… except the nestling/fledgling is naked, injured, too young to stand on its legs or in a potentially dangerous or exposed place (near streets or cats).
Action needs also to be taken if a young bird outside its nest hasn’t been visited and fed by its parents for half an hour to an hour (watch from an appropriate distance).
Endangered nestlings/fledglings can be taken to a safe place nearby (within hearing distance of where it was found).
You can handle a young bird with bare hands, the parent birds won’t abandon them (birds have a poor sense of smell).
Guideline on first treatment of naked, injured, ill or clearly abandoned nestlings/fledglings:
1. Keep calm.
2. Put the nestling/fledgling into a cushioned (kitchen roll or toilet paper) escape-proof box and put it in a quiet place.
Birds with reduced body temperature have to be warmed up in your hands before putting them in a box.
Don’t yet feed the nestling/fledgling or apply water!
3. Without Facebook-account:
Qualified instructions can be found on the British website Wildlifeaid (choose “What to do in an emergency – Garden birds”).
4. With Facebook-account:
4.a Take at least one photo of the young bird (e.g. with your smartphone).
Sideway photos from the bird safely sitting on your palm makes it easier to determine the species.
4.b Ask for access to the closed Facebook-group „Wildvogelhilfe“ (“Wild Bird Aid”) – the admins react quickly and in an uncomplicated way.
4.c Open a new thread and post photo(s), retrieving circumstances and your postal code.
You will get quick and qualified help in terms of precise instructions on how to accommodate, feed and a the nestling/fledgling. You will also get contact informations of experienced helpers or bird-competent veterinarians as close as possible to your whereabouts.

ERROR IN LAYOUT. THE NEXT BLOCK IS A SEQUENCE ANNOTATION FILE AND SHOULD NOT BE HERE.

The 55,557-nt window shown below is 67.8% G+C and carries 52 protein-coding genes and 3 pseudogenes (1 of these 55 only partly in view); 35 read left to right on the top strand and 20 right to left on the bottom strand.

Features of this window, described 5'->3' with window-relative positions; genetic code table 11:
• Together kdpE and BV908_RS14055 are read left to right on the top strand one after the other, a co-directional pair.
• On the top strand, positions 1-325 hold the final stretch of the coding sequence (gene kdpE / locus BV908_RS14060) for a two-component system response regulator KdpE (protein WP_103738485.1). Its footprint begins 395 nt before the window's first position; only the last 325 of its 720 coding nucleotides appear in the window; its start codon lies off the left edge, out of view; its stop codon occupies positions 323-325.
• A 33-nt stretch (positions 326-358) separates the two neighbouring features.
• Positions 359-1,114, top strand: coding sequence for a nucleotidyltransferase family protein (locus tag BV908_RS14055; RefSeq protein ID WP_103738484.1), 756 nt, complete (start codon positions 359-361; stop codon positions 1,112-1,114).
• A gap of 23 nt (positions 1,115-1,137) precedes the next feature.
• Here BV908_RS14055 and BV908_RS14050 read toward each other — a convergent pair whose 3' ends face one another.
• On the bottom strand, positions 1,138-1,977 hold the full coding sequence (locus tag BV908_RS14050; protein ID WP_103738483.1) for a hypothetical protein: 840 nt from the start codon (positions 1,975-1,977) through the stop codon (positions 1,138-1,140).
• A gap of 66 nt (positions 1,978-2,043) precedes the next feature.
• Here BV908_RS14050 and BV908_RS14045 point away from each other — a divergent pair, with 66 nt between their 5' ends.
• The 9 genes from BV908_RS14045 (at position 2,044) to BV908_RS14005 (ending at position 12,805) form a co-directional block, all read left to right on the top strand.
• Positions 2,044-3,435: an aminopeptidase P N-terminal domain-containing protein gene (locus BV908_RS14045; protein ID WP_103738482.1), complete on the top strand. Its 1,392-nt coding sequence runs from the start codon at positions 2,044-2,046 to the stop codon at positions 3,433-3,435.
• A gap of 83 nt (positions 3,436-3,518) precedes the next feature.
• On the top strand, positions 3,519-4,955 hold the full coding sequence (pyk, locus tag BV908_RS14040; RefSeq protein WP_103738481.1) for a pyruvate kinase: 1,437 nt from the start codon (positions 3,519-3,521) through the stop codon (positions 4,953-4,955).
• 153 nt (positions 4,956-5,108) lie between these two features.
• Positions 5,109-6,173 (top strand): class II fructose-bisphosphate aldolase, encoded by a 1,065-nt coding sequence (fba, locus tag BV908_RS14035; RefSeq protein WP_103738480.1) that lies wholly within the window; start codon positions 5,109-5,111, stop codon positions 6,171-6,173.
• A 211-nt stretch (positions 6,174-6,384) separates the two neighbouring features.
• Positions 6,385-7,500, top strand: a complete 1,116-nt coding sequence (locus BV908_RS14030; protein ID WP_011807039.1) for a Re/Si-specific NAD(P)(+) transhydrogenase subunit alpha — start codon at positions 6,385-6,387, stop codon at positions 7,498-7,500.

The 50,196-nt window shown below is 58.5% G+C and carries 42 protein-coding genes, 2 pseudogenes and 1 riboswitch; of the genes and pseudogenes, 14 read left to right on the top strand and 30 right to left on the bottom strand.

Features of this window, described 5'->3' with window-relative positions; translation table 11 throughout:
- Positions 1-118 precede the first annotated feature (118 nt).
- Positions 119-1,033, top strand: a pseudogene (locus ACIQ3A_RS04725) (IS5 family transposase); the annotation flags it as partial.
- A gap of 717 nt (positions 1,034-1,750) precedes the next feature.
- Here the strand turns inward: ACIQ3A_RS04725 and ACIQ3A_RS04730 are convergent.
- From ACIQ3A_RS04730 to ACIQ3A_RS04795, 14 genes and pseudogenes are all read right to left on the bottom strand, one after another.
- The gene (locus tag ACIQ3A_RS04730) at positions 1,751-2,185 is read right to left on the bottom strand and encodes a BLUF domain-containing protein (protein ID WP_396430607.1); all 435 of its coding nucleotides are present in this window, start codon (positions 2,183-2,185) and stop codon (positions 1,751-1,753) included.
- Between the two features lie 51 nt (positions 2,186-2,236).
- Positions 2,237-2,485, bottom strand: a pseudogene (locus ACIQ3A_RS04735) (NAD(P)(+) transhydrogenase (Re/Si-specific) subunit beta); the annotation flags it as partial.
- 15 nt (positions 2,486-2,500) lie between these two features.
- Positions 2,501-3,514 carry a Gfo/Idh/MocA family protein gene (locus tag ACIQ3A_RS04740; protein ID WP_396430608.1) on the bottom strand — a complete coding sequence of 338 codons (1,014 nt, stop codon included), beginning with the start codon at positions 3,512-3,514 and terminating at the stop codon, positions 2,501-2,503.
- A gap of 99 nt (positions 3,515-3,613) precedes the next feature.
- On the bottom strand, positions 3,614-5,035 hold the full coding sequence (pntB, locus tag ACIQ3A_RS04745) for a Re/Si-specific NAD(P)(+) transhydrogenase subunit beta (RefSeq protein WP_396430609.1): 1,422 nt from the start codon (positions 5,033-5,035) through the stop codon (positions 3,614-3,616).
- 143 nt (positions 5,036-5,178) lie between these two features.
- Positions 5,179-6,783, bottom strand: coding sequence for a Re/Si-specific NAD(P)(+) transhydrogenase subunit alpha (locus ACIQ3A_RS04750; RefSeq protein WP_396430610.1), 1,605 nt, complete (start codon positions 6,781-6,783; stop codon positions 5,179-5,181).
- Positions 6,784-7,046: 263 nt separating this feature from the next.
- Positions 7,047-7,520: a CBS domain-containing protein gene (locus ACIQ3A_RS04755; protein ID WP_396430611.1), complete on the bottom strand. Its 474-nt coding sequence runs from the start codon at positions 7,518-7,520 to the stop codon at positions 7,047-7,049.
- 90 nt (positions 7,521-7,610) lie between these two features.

The Facebook-group also offers lots of documents on young birds (first treatment, hygiene, release etc.).
After the first treatment of healthy nestlings/fledglings you should look for a wild bird shelter or somebody that is competent in rearing young birds (get contact informations from the Facebook-group “Wildvogelhilfe”).
Injured or ill young birds should be handed over to a wild bird shelter or a veterinarian that is competent in wild bird medicine (many veterinarians have little to none knowledge and practical experience in treating (wild) birds – unfortunately veterinary schools tend to neclect this zoological group).
1. Never feed anything or force water or other liquids into a young bird you just found. First of all inform yourself (see above) – most (approx. 95%) of what we have in mind about feeding young birds is wrong! With well-meant but wrong food or incorrect water application you can do a lot more harm than good to the nestling/fledgling.
2. A young Common Swift on the ground is always an emergency. Please never throw it in the air just to check if it’s able to fly – also don’t do this with any other bird. Qualified help for Common Swifts can be found here.
3. All these informations are meant to enable laypersons to help naked, injured, ill or clearly abandoned nestlings/fledglings with first treatment. After 1 to 2 days at the latest the young bird must be handed over to experts (e.g. a wild bird shelter). A species-appropriate and competent care of young birds and their successful release back into the wild requires a lot of specialised knowledge, experience, time and money and mostly can’t be achieved by laypersons.